New York Times Colluded With US Government on Cablegate Release - WikiLeaks

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Internet users reading the international media project WikiLeaks. (File) - Sputnik International
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The feud between New York Times and WikiLeaks has reached a new high as WikiLeaks alleges that the Times warned Hillary Clinton’s State Department of their release schedule for the “Cablegate” diplomatic cables revealed by WikiLeaks in 2010.

WikiLeaks acquired over 250,000 US State Department diplomatic cables from Chelsea Manning, a US Army intelligence analyst. In November 2010, The New York Times along with several other large outlets released the first of these cables, which revealed candid conversations of US officials on subjects such as the War on Terror, US intelligence operations, and even a revelation that American and British diplomats briefly spied on then-UN Secretary General Kofi Annan in 2003.

A supporter holds up a poster of WikiLeaks founder Julian Assange outside the Ecuadorian embassy in central London, Britain February 5, 2016. - Sputnik International
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WikiLeaks did not intend to share the cables with the Times. The Times instead received them from The Guardian, which had been given leaked cables by WikiLeaks. The Times revealed the documents they had received over nine days.

Now, WikiLeaks has revealed that the NYT emailed their schedule of reveals to the US State Department ahead of time — which they claim was done to give the US State Department, then headed by Hillary Clinton, time to "spin the revelations or create diversions."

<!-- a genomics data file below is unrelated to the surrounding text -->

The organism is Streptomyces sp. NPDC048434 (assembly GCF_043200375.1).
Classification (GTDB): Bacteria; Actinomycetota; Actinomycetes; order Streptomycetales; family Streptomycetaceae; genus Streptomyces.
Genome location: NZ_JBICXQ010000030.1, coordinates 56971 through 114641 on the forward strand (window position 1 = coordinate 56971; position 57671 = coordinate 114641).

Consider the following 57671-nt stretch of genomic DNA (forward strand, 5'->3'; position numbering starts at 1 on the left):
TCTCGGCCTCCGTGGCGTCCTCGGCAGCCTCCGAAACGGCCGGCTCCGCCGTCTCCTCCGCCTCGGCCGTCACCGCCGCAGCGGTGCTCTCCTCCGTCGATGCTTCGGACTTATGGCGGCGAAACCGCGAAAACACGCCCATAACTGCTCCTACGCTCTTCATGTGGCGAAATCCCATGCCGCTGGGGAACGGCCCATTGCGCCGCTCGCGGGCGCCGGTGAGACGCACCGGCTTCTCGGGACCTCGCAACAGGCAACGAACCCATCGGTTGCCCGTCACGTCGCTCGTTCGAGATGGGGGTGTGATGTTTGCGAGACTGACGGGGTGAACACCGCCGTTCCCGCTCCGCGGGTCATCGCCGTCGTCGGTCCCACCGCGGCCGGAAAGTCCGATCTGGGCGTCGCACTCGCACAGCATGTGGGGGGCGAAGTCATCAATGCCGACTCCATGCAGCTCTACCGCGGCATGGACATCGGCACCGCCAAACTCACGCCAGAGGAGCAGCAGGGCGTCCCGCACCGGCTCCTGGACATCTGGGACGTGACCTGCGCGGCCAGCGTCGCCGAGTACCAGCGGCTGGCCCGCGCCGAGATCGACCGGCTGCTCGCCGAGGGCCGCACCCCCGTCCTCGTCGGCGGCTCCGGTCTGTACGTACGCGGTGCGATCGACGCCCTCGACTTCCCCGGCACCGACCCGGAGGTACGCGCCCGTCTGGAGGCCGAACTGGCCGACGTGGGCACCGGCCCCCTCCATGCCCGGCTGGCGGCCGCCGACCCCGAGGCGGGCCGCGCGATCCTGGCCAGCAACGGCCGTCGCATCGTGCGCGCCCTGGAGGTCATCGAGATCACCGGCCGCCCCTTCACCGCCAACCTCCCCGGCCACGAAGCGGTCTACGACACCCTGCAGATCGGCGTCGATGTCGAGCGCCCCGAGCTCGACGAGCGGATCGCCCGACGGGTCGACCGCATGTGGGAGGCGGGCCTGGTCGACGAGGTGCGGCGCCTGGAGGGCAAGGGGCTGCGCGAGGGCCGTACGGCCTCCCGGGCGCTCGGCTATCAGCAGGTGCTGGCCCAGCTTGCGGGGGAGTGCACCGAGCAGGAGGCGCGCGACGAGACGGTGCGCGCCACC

The email, sent from New York Times national security and intelligence journalist Scott Shane, includes a schedule for Times' releases. It also concludes several offers to "talk about any other concerns" the State Department might have about the Times' disclosure.

Shane called the allegation "nonsense." He claimed that the Times' email was sent with the cooperation of WikiLeaks volunteers to protect the identities of State Department employees "who might be imprisoned or worse from cables we published."

WikiLeaks fired back, saying that the email says nothing about protecting identities. "The email shows the NYT betraying the entire day-by-day thematic publication plan to Secretary Clinton's spokesman PJ Crowley — not asking questions," they wrote.

Shane replied that the Times discussed their releases with the State Department "by agreement of all media partners" — seemingly implying that all outlets who revealed the leaked files had similar lines of communication with the State Department. He added that WikiLeaks participated in the redactions to protect those that would be harmed if named.

The email in question came from the laptop of Anthony Weiner, a former US congressman from New York who was convicted of transferring obscene material to a minor in 2017. From 2010 to 2017, Weiner was married to Huma Abedin, a close confidante of Hillary Clinton who also served as her deputy chief of staff during Clinton's tenure as secretary of state.

On Tuesday, US President Donald Trump claimed that Abedin had "disregarded basic security protocols" and allowed classified information to fall into the hands of foreign agents. He also called for her to be prosecuted.

​WikiLeaks tweeted support for Trump's tweet a few hours later, specifically the part where he refers to the Justice Department as part of the "Deep State."

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